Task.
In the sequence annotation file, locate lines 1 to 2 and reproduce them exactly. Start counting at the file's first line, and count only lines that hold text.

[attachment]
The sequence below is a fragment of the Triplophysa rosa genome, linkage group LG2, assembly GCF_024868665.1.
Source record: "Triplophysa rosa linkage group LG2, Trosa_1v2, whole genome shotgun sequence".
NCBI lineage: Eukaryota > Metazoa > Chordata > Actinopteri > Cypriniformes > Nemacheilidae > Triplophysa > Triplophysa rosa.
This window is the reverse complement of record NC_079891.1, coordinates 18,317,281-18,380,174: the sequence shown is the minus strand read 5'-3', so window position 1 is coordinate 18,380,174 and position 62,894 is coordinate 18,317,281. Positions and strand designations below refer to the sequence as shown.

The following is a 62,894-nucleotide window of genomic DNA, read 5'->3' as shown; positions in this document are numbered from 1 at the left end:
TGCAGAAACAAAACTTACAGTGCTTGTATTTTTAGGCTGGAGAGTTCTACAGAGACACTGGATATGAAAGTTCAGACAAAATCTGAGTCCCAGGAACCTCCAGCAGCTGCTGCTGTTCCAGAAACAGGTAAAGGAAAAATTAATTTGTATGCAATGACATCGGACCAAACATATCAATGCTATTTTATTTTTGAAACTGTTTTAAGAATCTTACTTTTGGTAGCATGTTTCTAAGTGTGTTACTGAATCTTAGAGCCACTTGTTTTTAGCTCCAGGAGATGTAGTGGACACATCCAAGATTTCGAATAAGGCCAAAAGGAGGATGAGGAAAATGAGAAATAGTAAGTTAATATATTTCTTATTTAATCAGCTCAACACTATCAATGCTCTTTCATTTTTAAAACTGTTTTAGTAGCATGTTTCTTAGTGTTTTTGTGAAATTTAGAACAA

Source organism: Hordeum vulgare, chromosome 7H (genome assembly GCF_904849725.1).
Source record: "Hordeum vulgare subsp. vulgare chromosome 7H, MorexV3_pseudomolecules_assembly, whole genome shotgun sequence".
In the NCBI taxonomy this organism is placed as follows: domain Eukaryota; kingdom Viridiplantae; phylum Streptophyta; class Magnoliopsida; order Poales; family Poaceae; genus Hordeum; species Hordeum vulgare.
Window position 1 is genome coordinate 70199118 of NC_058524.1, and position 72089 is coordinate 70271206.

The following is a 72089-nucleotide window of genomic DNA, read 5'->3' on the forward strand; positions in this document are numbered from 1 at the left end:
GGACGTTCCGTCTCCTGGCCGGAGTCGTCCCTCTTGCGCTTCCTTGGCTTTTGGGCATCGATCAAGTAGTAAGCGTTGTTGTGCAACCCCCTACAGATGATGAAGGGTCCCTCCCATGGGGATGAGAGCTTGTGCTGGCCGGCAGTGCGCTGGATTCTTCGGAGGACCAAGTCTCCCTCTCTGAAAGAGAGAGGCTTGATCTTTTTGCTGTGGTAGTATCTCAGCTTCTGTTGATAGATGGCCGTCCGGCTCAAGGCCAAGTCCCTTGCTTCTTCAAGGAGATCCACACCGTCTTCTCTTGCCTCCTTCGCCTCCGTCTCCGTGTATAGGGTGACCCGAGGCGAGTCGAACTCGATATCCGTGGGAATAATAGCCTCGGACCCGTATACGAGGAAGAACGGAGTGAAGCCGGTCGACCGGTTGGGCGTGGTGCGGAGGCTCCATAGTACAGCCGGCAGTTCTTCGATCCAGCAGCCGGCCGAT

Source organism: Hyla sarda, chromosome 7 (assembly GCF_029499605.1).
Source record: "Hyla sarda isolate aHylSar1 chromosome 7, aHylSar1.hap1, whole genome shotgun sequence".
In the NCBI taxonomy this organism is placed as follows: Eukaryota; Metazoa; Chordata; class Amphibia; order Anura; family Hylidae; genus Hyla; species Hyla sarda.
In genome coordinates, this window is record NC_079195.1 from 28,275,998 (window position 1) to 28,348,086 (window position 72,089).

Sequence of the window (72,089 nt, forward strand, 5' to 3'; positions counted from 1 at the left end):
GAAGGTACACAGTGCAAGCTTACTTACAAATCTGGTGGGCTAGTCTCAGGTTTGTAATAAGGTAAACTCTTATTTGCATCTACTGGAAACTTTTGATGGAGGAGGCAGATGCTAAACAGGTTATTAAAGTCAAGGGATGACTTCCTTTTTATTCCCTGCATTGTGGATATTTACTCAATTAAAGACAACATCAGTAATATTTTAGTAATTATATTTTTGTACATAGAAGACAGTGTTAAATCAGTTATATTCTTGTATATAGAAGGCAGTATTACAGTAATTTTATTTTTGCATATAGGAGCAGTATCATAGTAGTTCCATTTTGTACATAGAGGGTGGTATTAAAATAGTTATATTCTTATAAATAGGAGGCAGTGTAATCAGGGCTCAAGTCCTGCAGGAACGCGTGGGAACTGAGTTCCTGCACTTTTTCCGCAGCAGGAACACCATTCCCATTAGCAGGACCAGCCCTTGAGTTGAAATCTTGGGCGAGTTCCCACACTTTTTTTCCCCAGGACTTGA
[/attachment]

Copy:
The sequence below is a fragment of the Triplophysa rosa genome, linkage group LG2, assembly GCF_024868665.1.
Source record: "Triplophysa rosa linkage group LG2, Trosa_1v2, whole genome shotgun sequence".